Tangent: The amazing thing about Okada is he’s doing all this shit at just 26. To compare; Shawn Michaels at 26 had just barely gotten out of the Rockers. Hulk Hogan at 26 had just about joined the WWF…the first time round. Ric Flair at 26 was still about six years off his first world title. Does that put it into perspective? I realise modern wrestlers seem to ascend quicker than in the past (Lesnar was a world champion at 26 also) but Okada seems so assured in the role. His character seems so well rounded. Plus his current title reign is the longest non-Tanahashi run since Nagata’s amazing run in 2002. If success is measured on title defences however he’s basically the 6th best champion, ever.
IWGP Intercontinental Championship
Shinsuke Nakamura (c) vs. Hiroshi Tanahashi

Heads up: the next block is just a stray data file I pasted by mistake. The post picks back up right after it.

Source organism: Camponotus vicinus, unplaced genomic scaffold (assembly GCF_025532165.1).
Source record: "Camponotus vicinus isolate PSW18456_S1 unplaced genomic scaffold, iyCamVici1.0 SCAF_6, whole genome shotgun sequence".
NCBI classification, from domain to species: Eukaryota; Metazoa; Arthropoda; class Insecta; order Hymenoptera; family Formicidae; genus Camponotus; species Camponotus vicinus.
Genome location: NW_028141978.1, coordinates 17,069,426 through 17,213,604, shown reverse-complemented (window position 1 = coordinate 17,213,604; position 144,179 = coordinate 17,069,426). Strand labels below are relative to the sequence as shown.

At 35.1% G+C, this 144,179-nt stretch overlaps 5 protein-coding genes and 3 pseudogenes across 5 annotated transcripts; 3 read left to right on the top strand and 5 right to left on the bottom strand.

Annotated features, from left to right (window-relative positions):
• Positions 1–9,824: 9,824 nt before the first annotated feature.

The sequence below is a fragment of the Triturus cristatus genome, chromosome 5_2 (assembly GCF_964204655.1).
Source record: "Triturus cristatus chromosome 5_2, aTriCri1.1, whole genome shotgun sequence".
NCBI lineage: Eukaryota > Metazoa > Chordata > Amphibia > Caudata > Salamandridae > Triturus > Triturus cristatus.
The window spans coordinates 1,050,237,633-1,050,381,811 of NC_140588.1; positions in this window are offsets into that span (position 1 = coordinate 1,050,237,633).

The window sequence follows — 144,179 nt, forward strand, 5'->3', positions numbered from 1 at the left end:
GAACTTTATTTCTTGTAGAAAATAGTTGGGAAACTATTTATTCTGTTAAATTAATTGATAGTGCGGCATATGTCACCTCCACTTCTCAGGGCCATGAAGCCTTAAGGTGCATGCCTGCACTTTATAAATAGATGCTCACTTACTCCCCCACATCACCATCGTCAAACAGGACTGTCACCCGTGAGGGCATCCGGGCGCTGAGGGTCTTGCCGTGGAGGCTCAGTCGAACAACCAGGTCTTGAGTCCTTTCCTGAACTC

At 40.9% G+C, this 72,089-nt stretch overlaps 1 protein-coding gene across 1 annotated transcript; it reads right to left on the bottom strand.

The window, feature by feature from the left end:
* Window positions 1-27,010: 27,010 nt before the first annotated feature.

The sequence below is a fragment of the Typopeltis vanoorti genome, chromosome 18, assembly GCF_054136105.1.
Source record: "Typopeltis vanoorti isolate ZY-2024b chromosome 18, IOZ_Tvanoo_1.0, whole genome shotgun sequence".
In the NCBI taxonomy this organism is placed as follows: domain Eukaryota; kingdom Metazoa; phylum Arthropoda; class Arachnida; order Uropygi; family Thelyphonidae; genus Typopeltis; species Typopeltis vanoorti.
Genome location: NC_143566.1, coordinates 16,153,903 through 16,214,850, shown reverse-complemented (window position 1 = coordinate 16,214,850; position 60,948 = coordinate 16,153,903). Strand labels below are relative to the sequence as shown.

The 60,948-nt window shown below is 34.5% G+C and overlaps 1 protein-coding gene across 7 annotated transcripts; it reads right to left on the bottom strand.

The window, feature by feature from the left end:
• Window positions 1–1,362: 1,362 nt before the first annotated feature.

These guys have grown up through the New Japan ages. Nakamura becoming more unhinged and weird while Tanahashi has become New Japan’s ace. Nakamura’s 3 IWGP titles pale in comparison to Tanahashi’s record equalling 6 titles. The IC title is very much a secondary one and this is only going on last because of who’s in the match. Hell, it’s only 3 years old and was created for a tour of the USA. Nakamura has given the belt some serious credibility just by holding onto it. But now he has to wrestle New Japan’s ace for it, on the biggest show of the year. And unless he breaks Tanahashi’s orbital bone again with his finisher, chances are this’ll do for him. Tanahashi gets the Sportz Entertainment entrance as he’s played to the ring by his own guitarist so Nakamura out does him with STRIPPERS pole dancing and fireworks. CHAOS in the house! Nakamura is a strange banana. He thinks he can dance like Michael Jackson, which he can’t, and thinks he’s graceful (like a swan or some such) and he really isn’t. He’s an awkward gangly f*ck*r with a terrible haircut. But once you’ve got past him looking like a small Kevin Nash clone crossed with a transsexual professional karaoke singer he’s really good in the ring. If you were wondering how on earth New Japan managed to make this show over 5 hours long, the entrances take about 20 minutes. The match is only 23.